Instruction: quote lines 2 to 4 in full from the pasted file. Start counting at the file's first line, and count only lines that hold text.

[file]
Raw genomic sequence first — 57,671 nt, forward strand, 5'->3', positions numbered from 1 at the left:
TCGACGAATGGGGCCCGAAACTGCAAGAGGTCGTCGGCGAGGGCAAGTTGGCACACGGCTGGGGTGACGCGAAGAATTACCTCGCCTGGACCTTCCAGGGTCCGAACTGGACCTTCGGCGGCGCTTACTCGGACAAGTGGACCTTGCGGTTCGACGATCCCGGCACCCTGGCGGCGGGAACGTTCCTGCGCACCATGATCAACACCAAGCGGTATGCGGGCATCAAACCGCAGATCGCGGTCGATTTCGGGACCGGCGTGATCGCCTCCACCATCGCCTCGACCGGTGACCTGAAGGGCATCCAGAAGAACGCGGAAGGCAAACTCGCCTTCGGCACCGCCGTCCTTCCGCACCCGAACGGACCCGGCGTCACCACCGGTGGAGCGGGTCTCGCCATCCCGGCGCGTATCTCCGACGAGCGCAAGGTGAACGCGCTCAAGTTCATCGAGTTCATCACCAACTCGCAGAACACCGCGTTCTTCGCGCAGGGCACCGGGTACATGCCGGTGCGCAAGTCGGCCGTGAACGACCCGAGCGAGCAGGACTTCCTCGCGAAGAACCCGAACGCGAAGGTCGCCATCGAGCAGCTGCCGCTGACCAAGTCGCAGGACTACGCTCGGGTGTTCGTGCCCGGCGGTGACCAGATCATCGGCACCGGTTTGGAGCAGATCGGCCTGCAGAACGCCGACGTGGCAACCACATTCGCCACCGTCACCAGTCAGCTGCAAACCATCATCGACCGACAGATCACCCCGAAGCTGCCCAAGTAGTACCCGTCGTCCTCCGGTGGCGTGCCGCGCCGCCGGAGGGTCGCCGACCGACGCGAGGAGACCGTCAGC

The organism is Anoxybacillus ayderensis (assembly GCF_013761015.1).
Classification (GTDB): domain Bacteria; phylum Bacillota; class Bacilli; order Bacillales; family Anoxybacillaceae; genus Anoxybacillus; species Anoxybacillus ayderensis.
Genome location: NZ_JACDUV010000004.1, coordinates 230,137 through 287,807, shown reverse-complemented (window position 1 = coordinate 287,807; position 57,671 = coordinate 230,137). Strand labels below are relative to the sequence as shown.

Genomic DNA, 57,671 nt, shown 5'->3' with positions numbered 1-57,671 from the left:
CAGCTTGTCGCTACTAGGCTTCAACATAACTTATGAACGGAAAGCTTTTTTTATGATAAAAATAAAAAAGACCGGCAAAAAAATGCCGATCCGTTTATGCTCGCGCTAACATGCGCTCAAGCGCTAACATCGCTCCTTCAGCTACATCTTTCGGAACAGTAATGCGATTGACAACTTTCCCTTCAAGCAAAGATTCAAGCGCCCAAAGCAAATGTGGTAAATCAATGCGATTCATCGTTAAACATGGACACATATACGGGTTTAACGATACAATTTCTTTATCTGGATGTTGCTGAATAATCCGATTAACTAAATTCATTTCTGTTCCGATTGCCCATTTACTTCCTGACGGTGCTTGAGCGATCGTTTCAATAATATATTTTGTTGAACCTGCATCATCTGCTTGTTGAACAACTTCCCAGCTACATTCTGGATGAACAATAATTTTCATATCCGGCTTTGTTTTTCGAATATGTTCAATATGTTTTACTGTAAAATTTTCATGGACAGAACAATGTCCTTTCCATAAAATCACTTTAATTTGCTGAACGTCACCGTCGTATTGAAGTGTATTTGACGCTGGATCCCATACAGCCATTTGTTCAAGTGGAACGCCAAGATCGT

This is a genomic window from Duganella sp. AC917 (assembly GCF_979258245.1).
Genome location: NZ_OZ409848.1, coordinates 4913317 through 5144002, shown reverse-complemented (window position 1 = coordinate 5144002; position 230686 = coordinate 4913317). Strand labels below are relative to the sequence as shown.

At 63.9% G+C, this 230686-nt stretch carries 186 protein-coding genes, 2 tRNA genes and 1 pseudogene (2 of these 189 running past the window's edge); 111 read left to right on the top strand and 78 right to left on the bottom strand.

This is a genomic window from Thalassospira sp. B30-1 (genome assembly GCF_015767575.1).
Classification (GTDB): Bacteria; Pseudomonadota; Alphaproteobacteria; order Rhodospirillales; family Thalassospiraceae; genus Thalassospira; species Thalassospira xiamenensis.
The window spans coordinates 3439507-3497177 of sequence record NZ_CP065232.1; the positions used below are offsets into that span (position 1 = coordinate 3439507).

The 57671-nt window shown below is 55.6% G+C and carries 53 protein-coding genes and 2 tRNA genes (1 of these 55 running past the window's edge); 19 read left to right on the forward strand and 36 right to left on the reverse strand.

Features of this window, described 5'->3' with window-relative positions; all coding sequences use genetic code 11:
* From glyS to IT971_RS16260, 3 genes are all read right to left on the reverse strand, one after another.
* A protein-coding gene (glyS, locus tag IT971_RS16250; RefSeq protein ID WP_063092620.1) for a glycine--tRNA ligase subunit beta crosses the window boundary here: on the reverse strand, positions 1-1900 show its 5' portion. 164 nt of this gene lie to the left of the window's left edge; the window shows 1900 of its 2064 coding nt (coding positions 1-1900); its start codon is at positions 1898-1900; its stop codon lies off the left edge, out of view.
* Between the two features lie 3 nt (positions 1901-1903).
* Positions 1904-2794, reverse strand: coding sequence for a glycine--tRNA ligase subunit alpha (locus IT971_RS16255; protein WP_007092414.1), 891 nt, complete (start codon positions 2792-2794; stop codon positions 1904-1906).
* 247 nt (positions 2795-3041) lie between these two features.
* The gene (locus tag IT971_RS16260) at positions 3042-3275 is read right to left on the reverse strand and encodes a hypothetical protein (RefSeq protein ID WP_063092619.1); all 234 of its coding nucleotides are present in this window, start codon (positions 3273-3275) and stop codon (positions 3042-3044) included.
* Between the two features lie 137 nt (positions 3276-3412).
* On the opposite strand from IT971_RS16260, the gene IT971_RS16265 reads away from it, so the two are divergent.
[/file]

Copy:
TCGACGAATGGGGCCCGAAACTGCAAGAGGTCGTCGGCGAGGGCAAGTTGGCACACGGCTGGGGTGACGCGAAGAATTACCTCGCCTGGACCTTCCAGGGTCCGAACTGGACCTTCGGCGGCGCTTACTCGGACAAGTGGACCTTGCGGTTCGACGATCCCGGCACCCTGGCGGCGGGAACGTTCCTGCGCACCATGATCAACACCAAGCGGTATGCGGGCATCAAACCGCAGATCGCGGTCGATTTCGGGACCGGCGTGATCGCCTCCACCATCGCCTCGACCGGTGACCTGAAGGGCATCCAGAAGAACGCGGAAGGCAAACTCGCCTTCGGCACCGCCGTCCTTCCGCACCCGAACGGACCCGGCGTCACCACCGGTGGAGCGGGTCTCGCCATCCCGGCGCGTATCTCCGACGAGCGCAAGGTGAACGCGCTCAAGTTCATCGAGTTCATCACCAACTCGCAGAACACCGCGTTCTTCGCGCAGGGCACCGGGTACATGCCGGTGCGCAAGTCGGCCGTGAACGACCCGAGCGAGCAGGACTTCCTCGCGAAGAACCCGAACGCGAAGGTCGCCATCGAGCAGCTGCCGCTGACCAAGTCGCAGGACTACGCTCGGGTGTTCGTGCCCGGCGGTGACCAGATCATCGGCACCGGTTTGGAGCAGATCGGCCTGCAGAACGCCGACGTGGCAACCACATTCGCCACCGTCACCAGTCAGCTGCAAACCATCATCGACCGACAGATCACCCCGAAGCTGCCCAAGTAGTACCCGTCGTCCTCCGGTGGCGTGCCGCGCCGCCGGAGGGTCGCCGACCGACGCGAGGAGACCGTCAGC

The organism is Anoxybacillus ayderensis (assembly GCF_013761015.1).
Classification (GTDB): domain Bacteria; phylum Bacillota; class Bacilli; order Bacillales; family Anoxybacillaceae; genus Anoxybacillus; species Anoxybacillus ayderensis.